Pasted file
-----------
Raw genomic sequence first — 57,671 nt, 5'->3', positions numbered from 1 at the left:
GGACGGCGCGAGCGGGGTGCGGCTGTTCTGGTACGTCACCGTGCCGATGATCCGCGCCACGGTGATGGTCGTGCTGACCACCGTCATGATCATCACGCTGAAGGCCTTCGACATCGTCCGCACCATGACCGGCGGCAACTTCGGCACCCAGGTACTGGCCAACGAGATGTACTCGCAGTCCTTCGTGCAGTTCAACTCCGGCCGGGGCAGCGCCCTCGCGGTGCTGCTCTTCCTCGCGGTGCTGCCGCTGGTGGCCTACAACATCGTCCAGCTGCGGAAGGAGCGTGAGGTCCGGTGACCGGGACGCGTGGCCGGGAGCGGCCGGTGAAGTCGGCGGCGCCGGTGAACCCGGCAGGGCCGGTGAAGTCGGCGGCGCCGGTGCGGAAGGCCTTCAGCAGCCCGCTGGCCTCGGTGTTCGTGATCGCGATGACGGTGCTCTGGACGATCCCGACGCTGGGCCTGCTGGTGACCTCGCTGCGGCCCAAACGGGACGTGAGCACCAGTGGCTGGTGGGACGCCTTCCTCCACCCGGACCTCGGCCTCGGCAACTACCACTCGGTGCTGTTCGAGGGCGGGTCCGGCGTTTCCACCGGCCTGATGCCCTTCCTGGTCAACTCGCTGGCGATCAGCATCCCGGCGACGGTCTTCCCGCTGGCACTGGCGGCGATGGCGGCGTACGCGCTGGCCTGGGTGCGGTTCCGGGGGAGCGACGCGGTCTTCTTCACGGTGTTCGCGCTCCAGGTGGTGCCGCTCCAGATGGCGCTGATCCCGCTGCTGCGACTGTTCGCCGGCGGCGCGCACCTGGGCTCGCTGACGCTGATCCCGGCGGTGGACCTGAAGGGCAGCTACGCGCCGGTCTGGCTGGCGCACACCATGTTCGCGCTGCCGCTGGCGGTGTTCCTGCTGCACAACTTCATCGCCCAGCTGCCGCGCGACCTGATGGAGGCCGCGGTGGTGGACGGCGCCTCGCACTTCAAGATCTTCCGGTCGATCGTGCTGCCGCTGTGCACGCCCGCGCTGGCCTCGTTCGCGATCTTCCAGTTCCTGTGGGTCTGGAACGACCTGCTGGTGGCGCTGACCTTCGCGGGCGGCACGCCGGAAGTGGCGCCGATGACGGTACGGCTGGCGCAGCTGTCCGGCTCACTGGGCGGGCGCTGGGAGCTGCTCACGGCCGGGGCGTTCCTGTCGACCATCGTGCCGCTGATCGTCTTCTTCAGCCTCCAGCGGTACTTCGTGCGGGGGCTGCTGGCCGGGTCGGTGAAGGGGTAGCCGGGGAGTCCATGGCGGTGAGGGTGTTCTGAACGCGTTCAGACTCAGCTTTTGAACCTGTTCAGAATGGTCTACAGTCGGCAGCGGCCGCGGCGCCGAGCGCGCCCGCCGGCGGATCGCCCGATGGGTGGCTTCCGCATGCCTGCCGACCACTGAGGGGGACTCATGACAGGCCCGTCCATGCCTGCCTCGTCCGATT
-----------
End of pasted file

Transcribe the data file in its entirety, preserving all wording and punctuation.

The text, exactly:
Raw genomic sequence first — 57,671 nt, 5'->3', positions numbered from 1 at the left:
GGACGGCGCGAGCGGGGTGCGGCTGTTCTGGTACGTCACCGTGCCGATGATCCGCGCCACGGTGATGGTCGTGCTGACCACCGTCATGATCATCACGCTGAAGGCCTTCGACATCGTCCGCACCATGACCGGCGGCAACTTCGGCACCCAGGTACTGGCCAACGAGATGTACTCGCAGTCCTTCGTGCAGTTCAACTCCGGCCGGGGCAGCGCCCTCGCGGTGCTGCTCTTCCTCGCGGTGCTGCCGCTGGTGGCCTACAACATCGTCCAGCTGCGGAAGGAGCGTGAGGTCCGGTGACCGGGACGCGTGGCCGGGAGCGGCCGGTGAAGTCGGCGGCGCCGGTGAACCCGGCAGGGCCGGTGAAGTCGGCGGCGCCGGTGCGGAAGGCCTTCAGCAGCCCGCTGGCCTCGGTGTTCGTGATCGCGATGACGGTGCTCTGGACGATCCCGACGCTGGGCCTGCTGGTGACCTCGCTGCGGCCCAAACGGGACGTGAGCACCAGTGGCTGGTGGGACGCCTTCCTCCACCCGGACCTCGGCCTCGGCAACTACCACTCGGTGCTGTTCGAGGGCGGGTCCGGCGTTTCCACCGGCCTGATGCCCTTCCTGGTCAACTCGCTGGCGATCAGCATCCCGGCGACGGTCTTCCCGCTGGCACTGGCGGCGATGGCGGCGTACGCGCTGGCCTGGGTGCGGTTCCGGGGGAGCGACGCGGTCTTCTTCACGGTGTTCGCGCTCCAGGTGGTGCCGCTCCAGATGGCGCTGATCCCGCTGCTGCGACTGTTCGCCGGCGGCGCGCACCTGGGCTCGCTGACGCTGATCCCGGCGGTGGACCTGAAGGGCAGCTACGCGCCGGTCTGGCTGGCGCACACCATGTTCGCGCTGCCGCTGGCGGTGTTCCTGCTGCACAACTTCATCGCCCAGCTGCCGCGCGACCTGATGGAGGCCGCGGTGGTGGACGGCGCCTCGCACTTCAAGATCTTCCGGTCGATCGTGCTGCCGCTGTGCACGCCCGCGCTGGCCTCGTTCGCGATCTTCCAGTTCCTGTGGGTCTGGAACGACCTGCTGGTGGCGCTGACCTTCGCGGGCGGCACGCCGGAAGTGGCGCCGATGACGGTACGGCTGGCGCAGCTGTCCGGCTCACTGGGCGGGCGCTGGGAGCTGCTCACGGCCGGGGCGTTCCTGTCGACCATCGTGCCGCTGATCGTCTTCTTCAGCCTCCAGCGGTACTTCGTGCGGGGGCTGCTGGCCGGGTCGGTGAAGGGGTAGCCGGGGAGTCCATGGCGGTGAGGGTGTTCTGAACGCGTTCAGACTCAGCTTTTGAACCTGTTCAGAATGGTCTACAGTCGGCAGCGGCCGCGGCGCCGAGCGCGCCCGCCGGCGGATCGCCCGATGGGTGGCTTCCGCATGCCTGCCGACCACTGAGGGGGACTCATGACAGGCCCGTCCATGCCTGCCTCGTCCGATT